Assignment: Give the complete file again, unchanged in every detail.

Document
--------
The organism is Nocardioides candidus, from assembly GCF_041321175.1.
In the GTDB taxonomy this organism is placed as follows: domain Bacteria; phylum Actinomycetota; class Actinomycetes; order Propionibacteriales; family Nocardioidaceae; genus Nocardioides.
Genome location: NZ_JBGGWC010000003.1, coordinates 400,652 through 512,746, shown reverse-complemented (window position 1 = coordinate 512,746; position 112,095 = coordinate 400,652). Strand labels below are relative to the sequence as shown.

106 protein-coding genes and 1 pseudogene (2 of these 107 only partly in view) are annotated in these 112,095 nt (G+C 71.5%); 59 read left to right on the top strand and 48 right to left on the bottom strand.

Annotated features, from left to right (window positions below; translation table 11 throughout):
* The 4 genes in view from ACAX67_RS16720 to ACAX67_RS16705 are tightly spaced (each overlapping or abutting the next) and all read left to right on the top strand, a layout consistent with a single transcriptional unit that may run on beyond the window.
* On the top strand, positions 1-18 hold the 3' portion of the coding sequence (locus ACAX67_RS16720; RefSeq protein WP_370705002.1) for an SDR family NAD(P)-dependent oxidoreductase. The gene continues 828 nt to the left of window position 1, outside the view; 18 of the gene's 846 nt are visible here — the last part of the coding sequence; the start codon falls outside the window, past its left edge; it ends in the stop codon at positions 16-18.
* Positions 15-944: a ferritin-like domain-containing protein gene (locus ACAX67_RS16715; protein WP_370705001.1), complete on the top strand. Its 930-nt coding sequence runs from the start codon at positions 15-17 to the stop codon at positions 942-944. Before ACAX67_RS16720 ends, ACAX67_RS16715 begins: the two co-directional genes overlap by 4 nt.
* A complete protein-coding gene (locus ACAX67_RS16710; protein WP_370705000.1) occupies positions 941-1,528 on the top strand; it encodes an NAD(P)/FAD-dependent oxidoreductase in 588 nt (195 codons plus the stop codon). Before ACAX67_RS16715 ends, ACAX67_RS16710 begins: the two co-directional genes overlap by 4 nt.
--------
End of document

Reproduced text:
The organism is Nocardioides candidus, from assembly GCF_041321175.1.
In the GTDB taxonomy this organism is placed as follows: domain Bacteria; phylum Actinomycetota; class Actinomycetes; order Propionibacteriales; family Nocardioidaceae; genus Nocardioides.
Genome location: NZ_JBGGWC010000003.1, coordinates 400,652 through 512,746, shown reverse-complemented (window position 1 = coordinate 512,746; position 112,095 = coordinate 400,652). Strand labels below are relative to the sequence as shown.

106 protein-coding genes and 1 pseudogene (2 of these 107 only partly in view) are annotated in these 112,095 nt (G+C 71.5%); 59 read left to right on the top strand and 48 right to left on the bottom strand.

Annotated features, from left to right (window positions below; translation table 11 throughout):
* The 4 genes in view from ACAX67_RS16720 to ACAX67_RS16705 are tightly spaced (each overlapping or abutting the next) and all read left to right on the top strand, a layout consistent with a single transcriptional unit that may run on beyond the window.
* On the top strand, positions 1-18 hold the 3' portion of the coding sequence (locus ACAX67_RS16720; RefSeq protein WP_370705002.1) for an SDR family NAD(P)-dependent oxidoreductase. The gene continues 828 nt to the left of window position 1, outside the view; 18 of the gene's 846 nt are visible here — the last part of the coding sequence; the start codon falls outside the window, past its left edge; it ends in the stop codon at positions 16-18.
* Positions 15-944: a ferritin-like domain-containing protein gene (locus ACAX67_RS16715; protein WP_370705001.1), complete on the top strand. Its 930-nt coding sequence runs from the start codon at positions 15-17 to the stop codon at positions 942-944. Before ACAX67_RS16720 ends, ACAX67_RS16715 begins: the two co-directional genes overlap by 4 nt.
* A complete protein-coding gene (locus ACAX67_RS16710; protein WP_370705000.1) occupies positions 941-1,528 on the top strand; it encodes an NAD(P)/FAD-dependent oxidoreductase in 588 nt (195 codons plus the stop codon). Before ACAX67_RS16715 ends, ACAX67_RS16710 begins: the two co-directional genes overlap by 4 nt.